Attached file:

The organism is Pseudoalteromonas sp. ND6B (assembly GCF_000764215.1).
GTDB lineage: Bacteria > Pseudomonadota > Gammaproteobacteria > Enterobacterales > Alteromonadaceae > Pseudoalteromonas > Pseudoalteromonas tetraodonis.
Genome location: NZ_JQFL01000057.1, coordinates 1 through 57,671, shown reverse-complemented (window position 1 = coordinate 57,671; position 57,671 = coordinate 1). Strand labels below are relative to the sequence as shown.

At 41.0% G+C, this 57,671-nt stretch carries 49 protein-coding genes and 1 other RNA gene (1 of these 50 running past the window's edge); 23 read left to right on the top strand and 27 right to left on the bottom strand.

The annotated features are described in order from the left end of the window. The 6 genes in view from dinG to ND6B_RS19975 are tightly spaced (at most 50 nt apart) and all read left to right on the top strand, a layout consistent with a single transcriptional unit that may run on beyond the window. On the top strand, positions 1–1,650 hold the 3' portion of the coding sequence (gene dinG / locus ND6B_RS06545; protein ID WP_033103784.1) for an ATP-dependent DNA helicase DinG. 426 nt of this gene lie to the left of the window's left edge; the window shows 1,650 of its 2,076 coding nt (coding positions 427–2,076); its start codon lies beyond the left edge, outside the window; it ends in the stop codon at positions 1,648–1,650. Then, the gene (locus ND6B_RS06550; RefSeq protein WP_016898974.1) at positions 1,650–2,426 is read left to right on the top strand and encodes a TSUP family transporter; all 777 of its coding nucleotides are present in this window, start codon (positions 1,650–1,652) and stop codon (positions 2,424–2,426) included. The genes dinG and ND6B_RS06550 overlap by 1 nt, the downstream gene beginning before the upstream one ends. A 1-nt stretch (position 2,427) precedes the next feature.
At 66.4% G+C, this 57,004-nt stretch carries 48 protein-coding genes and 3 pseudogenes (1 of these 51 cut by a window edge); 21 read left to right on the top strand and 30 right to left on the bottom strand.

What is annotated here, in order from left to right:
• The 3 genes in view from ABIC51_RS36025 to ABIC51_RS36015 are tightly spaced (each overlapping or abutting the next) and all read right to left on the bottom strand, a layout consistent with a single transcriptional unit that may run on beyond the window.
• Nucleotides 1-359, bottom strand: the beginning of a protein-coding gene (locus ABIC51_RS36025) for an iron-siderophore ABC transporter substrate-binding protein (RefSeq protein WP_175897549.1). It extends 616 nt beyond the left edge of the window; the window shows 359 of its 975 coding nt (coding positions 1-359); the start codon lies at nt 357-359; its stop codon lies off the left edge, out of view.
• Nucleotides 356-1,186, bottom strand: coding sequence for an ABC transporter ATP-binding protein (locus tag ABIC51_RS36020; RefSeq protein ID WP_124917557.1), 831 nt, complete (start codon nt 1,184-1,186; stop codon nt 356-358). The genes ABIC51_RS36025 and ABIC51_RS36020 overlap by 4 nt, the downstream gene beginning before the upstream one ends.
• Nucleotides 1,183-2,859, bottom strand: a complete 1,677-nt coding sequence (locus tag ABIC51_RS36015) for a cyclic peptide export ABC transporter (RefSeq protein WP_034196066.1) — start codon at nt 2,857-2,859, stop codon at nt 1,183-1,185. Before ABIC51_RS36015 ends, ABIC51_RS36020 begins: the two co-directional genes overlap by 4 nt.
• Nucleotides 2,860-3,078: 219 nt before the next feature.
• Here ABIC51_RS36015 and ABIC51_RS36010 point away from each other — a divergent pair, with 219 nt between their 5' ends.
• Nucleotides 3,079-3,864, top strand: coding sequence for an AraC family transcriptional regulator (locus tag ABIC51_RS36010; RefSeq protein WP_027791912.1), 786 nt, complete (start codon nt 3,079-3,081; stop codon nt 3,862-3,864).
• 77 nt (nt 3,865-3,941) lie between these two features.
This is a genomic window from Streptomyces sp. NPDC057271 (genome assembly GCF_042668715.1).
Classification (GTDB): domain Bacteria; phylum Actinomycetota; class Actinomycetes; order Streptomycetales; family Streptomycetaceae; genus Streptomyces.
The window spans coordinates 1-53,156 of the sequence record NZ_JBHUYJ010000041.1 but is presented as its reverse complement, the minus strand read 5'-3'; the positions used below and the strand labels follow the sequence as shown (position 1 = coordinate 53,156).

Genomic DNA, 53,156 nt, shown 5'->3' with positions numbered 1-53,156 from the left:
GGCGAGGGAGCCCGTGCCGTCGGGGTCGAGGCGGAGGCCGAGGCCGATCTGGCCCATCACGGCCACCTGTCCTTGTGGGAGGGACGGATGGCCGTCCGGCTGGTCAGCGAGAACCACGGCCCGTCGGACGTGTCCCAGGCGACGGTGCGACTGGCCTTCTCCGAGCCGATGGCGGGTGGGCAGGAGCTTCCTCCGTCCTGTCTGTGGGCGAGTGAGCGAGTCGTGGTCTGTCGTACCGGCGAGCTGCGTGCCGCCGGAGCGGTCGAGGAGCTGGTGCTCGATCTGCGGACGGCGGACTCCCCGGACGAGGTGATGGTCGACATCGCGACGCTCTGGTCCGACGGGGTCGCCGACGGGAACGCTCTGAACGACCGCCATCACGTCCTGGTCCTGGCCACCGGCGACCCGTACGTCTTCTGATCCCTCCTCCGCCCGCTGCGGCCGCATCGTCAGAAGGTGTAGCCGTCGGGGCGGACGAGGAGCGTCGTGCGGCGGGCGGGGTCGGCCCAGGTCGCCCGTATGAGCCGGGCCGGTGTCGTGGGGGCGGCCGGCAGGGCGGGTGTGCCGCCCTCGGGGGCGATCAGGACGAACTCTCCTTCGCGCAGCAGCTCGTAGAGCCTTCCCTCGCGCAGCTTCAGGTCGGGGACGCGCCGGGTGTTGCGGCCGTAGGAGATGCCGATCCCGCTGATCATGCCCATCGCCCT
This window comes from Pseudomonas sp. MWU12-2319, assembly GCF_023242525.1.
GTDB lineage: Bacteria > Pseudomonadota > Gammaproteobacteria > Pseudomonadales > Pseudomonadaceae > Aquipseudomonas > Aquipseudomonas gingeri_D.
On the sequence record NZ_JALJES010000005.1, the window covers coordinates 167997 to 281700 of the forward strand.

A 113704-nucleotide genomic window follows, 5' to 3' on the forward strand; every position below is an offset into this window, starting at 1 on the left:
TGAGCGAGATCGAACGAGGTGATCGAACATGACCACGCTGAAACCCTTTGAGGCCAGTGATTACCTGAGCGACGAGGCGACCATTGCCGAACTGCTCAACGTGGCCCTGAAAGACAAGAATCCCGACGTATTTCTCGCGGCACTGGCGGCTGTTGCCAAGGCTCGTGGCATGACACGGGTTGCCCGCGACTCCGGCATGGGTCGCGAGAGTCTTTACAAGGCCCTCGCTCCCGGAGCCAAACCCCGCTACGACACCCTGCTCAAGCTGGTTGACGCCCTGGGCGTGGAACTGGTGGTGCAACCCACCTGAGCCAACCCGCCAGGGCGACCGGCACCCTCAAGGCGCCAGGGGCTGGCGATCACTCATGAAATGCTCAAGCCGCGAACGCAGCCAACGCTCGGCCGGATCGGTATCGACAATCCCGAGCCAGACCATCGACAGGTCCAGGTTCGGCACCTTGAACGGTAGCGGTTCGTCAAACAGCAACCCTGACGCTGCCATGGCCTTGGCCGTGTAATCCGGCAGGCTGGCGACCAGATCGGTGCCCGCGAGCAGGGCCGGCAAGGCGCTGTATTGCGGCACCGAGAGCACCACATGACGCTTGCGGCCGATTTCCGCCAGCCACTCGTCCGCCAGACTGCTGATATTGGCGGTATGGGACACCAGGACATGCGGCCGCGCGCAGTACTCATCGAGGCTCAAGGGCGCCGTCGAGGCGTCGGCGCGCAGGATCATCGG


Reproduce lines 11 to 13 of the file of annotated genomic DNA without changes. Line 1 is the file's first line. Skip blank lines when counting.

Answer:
• Nucleotides 1,183-2,859, bottom strand: a complete 1,677-nt coding sequence (locus tag ABIC51_RS36015) for a cyclic peptide export ABC transporter (RefSeq protein WP_034196066.1) — start codon at nt 2,857-2,859, stop codon at nt 1,183-1,185. Before ABIC51_RS36015 ends, ABIC51_RS36020 begins: the two co-directional genes overlap by 4 nt.
• Nucleotides 2,860-3,078: 219 nt before the next feature.
• Here ABIC51_RS36015 and ABIC51_RS36010 point away from each other — a divergent pair, with 219 nt between their 5' ends.